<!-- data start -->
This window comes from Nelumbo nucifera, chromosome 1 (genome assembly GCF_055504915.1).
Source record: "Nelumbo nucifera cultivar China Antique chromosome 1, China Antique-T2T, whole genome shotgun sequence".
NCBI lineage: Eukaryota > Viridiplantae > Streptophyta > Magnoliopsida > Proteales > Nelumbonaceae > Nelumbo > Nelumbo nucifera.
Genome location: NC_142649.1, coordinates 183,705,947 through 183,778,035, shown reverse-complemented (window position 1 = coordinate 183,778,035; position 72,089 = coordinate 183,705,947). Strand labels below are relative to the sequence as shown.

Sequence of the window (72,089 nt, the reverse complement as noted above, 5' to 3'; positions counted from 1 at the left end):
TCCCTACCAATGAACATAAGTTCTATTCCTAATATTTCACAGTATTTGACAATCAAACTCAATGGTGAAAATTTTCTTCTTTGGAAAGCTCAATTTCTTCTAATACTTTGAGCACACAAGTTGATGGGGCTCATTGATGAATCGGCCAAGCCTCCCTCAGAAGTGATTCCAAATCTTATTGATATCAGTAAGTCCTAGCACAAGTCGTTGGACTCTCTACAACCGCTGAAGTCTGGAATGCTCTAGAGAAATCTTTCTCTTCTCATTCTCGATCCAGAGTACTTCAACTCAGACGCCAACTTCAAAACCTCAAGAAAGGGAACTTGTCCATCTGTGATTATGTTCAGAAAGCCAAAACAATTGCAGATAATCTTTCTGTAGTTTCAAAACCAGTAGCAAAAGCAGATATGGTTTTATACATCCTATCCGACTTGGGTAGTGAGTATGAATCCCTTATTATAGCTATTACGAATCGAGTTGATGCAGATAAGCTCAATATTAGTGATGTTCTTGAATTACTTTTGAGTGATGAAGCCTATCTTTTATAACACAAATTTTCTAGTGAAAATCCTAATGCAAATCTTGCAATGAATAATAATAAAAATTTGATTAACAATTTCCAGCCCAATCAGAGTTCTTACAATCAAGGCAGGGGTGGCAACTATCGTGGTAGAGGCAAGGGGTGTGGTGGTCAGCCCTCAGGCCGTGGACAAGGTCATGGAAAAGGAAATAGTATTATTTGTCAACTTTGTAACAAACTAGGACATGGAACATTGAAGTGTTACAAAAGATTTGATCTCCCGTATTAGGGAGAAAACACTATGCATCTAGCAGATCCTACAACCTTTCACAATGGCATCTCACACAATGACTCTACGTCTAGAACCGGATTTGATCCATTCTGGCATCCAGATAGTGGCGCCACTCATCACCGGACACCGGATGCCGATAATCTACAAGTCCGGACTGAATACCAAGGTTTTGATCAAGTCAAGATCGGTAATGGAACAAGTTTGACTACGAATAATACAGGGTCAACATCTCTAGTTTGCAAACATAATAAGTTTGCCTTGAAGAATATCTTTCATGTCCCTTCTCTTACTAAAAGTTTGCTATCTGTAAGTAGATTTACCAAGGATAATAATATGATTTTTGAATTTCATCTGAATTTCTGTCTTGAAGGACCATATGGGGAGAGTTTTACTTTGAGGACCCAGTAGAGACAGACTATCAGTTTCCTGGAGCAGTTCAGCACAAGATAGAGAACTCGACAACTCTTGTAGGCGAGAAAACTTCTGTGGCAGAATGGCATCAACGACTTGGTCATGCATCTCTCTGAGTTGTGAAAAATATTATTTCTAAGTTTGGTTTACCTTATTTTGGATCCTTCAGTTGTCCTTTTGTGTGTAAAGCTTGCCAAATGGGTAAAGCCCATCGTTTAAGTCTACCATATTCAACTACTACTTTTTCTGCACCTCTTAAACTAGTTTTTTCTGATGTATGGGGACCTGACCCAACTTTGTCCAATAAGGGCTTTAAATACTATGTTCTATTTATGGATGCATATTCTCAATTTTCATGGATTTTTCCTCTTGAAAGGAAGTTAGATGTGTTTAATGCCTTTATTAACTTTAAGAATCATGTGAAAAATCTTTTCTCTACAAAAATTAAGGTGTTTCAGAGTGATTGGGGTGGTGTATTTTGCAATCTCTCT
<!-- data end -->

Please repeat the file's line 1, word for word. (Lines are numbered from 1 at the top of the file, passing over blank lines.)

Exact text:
This window comes from Nelumbo nucifera, chromosome 1 (genome assembly GCF_055504915.1).